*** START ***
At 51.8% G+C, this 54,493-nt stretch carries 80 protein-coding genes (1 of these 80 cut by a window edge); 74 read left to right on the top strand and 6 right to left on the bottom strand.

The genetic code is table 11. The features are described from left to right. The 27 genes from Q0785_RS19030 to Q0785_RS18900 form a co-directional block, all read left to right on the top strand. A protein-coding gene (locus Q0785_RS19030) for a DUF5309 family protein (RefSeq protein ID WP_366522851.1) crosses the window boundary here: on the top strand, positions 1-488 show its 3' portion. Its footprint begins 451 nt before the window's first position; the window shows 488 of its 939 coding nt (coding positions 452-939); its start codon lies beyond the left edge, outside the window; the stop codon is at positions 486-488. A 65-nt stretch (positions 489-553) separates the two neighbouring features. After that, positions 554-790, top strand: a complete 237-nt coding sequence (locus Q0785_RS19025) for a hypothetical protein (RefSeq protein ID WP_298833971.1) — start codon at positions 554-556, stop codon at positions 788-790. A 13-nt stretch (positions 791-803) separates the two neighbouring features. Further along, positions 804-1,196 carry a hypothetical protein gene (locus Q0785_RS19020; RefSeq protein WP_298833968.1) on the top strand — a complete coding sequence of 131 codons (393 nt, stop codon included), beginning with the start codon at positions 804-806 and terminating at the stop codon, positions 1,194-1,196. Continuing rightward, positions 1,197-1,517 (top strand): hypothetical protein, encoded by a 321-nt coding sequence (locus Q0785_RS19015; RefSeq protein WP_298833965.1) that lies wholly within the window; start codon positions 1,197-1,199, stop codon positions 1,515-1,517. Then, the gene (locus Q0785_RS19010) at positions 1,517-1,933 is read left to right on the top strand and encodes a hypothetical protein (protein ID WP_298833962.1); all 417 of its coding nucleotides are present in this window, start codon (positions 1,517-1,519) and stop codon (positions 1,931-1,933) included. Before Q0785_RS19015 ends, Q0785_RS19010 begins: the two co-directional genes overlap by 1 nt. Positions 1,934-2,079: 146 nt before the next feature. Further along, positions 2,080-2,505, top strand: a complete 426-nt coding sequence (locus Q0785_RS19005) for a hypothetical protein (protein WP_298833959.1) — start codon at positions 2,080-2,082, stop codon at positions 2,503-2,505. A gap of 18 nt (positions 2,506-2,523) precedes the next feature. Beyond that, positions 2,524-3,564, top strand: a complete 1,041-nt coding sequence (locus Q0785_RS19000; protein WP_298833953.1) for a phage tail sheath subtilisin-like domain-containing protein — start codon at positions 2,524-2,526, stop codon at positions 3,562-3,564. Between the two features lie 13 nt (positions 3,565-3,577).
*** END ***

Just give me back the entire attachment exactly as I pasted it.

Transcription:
At 51.8% G+C, this 54,493-nt stretch carries 80 protein-coding genes (1 of these 80 cut by a window edge); 74 read left to right on the top strand and 6 right to left on the bottom strand.

The genetic code is table 11. The features are described from left to right. The 27 genes from Q0785_RS19030 to Q0785_RS18900 form a co-directional block, all read left to right on the top strand. A protein-coding gene (locus Q0785_RS19030) for a DUF5309 family protein (RefSeq protein ID WP_366522851.1) crosses the window boundary here: on the top strand, positions 1-488 show its 3' portion. Its footprint begins 451 nt before the window's first position; the window shows 488 of its 939 coding nt (coding positions 452-939); its start codon lies beyond the left edge, outside the window; the stop codon is at positions 486-488. A 65-nt stretch (positions 489-553) separates the two neighbouring features. After that, positions 554-790, top strand: a complete 237-nt coding sequence (locus Q0785_RS19025) for a hypothetical protein (RefSeq protein ID WP_298833971.1) — start codon at positions 554-556, stop codon at positions 788-790. A 13-nt stretch (positions 791-803) separates the two neighbouring features. Further along, positions 804-1,196 carry a hypothetical protein gene (locus Q0785_RS19020; RefSeq protein WP_298833968.1) on the top strand — a complete coding sequence of 131 codons (393 nt, stop codon included), beginning with the start codon at positions 804-806 and terminating at the stop codon, positions 1,194-1,196. Continuing rightward, positions 1,197-1,517 (top strand): hypothetical protein, encoded by a 321-nt coding sequence (locus Q0785_RS19015; RefSeq protein WP_298833965.1) that lies wholly within the window; start codon positions 1,197-1,199, stop codon positions 1,515-1,517. Then, the gene (locus Q0785_RS19010) at positions 1,517-1,933 is read left to right on the top strand and encodes a hypothetical protein (protein ID WP_298833962.1); all 417 of its coding nucleotides are present in this window, start codon (positions 1,517-1,519) and stop codon (positions 1,931-1,933) included. Before Q0785_RS19015 ends, Q0785_RS19010 begins: the two co-directional genes overlap by 1 nt. Positions 1,934-2,079: 146 nt before the next feature. Further along, positions 2,080-2,505, top strand: a complete 426-nt coding sequence (locus Q0785_RS19005) for a hypothetical protein (protein WP_298833959.1) — start codon at positions 2,080-2,082, stop codon at positions 2,503-2,505. A gap of 18 nt (positions 2,506-2,523) precedes the next feature. Beyond that, positions 2,524-3,564, top strand: a complete 1,041-nt coding sequence (locus Q0785_RS19000; protein WP_298833953.1) for a phage tail sheath subtilisin-like domain-containing protein — start codon at positions 2,524-2,526, stop codon at positions 3,562-3,564. Between the two features lie 13 nt (positions 3,565-3,577).